The pandemic has revealed a new role for the state: Labour must harness this going forward
Lord Blunkett, Labour peer
Manifestos rarely win votes, but they can, as we saw in 2017 and 2019, present an opportunity for opponents to lose you votes. Conservative and Labour have both experienced the opposition going for their Achilles’ heel.
For Labour, our manifesto offering is less about individual policies than it is about getting a hearing, visibility and, therefore, the chance to reach an audience. We must connect with the immediate concerns of the electorate and present the long-term challenges which only social democracy can fix.
In the pandemic, market forces were unable to provide answers. The partnership between private enterprise’s innovation in developing a vaccine, government investment to make it happen, and the devolution of vaccine rollout to the local level, offers a model for future policy making. An enhanced role for government, but with a key bottom-up approach to delivering on the ground, and mobilising talent and goodwill to bring about change.
From enormous investment in the furlough scheme to build back loans, it was only the power and organisation of government in conjunction with the Bank of England that could offer stabilisation and the foundations of recovery. Labour, therefore, needs to demonstrate the lessons learnt, including what went wrong and why. Then, offer policies that are relevant to the individual and the family. Re-assert the confident role of community, demonstrate how mutuality and reciprocity provide clear, complementary and underpinning answers to the challenges ahead to those legitimately delivered by the State.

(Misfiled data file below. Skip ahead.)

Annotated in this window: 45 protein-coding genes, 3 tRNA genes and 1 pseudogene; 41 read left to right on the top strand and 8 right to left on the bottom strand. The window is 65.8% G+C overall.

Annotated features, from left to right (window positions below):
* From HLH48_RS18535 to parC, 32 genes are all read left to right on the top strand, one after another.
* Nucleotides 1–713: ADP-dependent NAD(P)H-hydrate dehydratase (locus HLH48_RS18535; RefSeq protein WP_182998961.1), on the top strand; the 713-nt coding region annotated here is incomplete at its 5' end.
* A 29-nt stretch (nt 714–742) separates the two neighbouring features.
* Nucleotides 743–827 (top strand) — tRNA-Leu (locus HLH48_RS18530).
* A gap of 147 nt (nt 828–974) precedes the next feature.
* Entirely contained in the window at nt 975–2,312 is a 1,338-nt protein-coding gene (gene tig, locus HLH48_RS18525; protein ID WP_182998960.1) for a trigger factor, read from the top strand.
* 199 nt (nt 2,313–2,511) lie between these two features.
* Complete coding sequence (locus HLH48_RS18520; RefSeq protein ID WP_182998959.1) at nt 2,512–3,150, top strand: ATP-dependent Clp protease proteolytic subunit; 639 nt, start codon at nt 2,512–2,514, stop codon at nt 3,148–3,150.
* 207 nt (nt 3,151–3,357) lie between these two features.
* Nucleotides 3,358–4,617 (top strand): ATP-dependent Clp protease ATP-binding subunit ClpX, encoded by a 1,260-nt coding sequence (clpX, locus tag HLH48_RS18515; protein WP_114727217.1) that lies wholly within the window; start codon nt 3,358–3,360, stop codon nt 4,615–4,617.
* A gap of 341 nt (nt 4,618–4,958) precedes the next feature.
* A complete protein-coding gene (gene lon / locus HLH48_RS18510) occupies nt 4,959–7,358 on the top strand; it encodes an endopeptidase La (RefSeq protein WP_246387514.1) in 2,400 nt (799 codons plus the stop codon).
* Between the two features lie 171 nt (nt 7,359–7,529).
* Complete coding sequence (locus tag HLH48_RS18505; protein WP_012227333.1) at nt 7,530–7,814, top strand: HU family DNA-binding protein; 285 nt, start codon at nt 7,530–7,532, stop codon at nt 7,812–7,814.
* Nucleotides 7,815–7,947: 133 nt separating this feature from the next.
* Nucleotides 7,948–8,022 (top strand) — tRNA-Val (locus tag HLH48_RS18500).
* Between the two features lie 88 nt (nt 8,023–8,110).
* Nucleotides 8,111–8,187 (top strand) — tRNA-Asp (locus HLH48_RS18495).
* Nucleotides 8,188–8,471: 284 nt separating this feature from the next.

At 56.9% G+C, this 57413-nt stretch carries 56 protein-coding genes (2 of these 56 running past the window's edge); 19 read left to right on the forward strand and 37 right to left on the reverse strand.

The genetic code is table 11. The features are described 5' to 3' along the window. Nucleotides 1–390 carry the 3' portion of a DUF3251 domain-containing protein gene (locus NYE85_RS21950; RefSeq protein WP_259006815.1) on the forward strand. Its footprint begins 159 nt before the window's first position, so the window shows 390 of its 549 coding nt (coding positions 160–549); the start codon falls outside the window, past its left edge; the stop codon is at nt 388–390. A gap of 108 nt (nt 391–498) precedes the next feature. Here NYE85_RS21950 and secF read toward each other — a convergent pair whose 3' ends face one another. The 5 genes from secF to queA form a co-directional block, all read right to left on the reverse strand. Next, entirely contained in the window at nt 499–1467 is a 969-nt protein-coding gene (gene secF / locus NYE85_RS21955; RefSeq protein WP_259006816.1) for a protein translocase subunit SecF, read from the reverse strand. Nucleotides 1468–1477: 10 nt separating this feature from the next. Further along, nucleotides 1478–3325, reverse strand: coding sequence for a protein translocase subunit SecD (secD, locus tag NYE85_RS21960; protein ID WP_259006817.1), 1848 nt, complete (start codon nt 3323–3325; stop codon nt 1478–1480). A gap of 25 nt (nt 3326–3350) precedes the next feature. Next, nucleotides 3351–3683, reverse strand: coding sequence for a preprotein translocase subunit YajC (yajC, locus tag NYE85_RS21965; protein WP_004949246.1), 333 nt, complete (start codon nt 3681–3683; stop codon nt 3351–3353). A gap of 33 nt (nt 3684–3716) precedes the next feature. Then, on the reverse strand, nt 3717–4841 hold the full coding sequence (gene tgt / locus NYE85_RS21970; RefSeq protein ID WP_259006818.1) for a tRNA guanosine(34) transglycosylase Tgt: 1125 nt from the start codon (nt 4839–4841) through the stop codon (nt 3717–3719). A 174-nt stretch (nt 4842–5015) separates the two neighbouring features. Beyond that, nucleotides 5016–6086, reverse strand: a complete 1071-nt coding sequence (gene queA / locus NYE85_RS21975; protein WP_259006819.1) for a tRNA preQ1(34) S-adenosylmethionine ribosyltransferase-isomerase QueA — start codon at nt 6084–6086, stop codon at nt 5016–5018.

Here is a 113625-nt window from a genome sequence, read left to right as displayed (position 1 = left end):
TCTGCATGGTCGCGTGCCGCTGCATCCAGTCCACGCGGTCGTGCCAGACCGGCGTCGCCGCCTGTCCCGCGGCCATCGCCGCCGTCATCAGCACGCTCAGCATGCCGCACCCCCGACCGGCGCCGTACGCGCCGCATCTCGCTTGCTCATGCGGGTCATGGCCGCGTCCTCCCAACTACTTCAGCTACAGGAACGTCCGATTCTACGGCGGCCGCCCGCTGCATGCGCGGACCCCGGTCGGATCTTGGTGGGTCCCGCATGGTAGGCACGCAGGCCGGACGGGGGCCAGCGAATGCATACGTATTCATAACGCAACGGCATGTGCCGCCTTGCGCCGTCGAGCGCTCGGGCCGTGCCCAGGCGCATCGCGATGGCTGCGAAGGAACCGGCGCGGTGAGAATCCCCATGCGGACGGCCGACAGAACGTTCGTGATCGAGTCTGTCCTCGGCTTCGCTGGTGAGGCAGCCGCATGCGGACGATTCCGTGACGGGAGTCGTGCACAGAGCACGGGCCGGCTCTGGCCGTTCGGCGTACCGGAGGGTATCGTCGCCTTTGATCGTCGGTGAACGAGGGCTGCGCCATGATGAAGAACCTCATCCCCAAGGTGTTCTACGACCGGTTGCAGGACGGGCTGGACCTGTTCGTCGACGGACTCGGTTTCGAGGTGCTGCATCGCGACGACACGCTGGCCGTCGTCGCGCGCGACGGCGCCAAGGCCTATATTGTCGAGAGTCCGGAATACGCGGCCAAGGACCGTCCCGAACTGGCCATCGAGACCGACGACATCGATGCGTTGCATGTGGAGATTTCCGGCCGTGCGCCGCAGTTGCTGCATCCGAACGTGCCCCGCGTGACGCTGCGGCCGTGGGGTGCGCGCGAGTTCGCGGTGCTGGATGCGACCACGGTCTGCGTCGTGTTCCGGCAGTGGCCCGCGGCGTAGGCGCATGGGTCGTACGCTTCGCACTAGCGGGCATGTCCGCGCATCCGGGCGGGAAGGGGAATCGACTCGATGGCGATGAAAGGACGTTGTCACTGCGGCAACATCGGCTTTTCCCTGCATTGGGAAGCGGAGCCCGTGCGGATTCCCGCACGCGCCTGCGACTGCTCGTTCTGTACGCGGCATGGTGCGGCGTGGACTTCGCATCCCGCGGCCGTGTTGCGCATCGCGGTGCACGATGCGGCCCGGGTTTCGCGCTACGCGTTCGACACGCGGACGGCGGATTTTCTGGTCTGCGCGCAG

Labour’s manifesto must highlight the way in which the world of work has changed, during and beyond the pandemic. This means facing the challenges of artificial intelligence and robotics, and setting out how the distribution of the increased productivity gains can only be achieved equitably by a collaborative approach between public and private, individual freedom and innovation, and the reassertion of public good.
Equally, on climate, the speed and enormity of change, the organisation of resources and the compliance of the public, can only be achieved in the same way. The economic, social and political consequences are so profound as to require planning and inclusivity.
Prosperity will only come through investment in, and creative approaches to, education and learning throughout life. Progression within work, the ability to cope with changing work patterns and opportunities, will only come through an imaginative, forward-thinking education policy.
Greater equality of opportunity and outcome will also contribute to long-term solutions to social care – preventing people needing highly expensive and restrictive residential care and instead intervening to prevent ill-health, and then using the development of science and technology to promote independence and longevity.
Above all, to offer security: in the home and on the street, in the workplace and in ageing. Borne not of benevolence, but of liberation; of an enabling government that is the partner of the people in making self-determination a reality.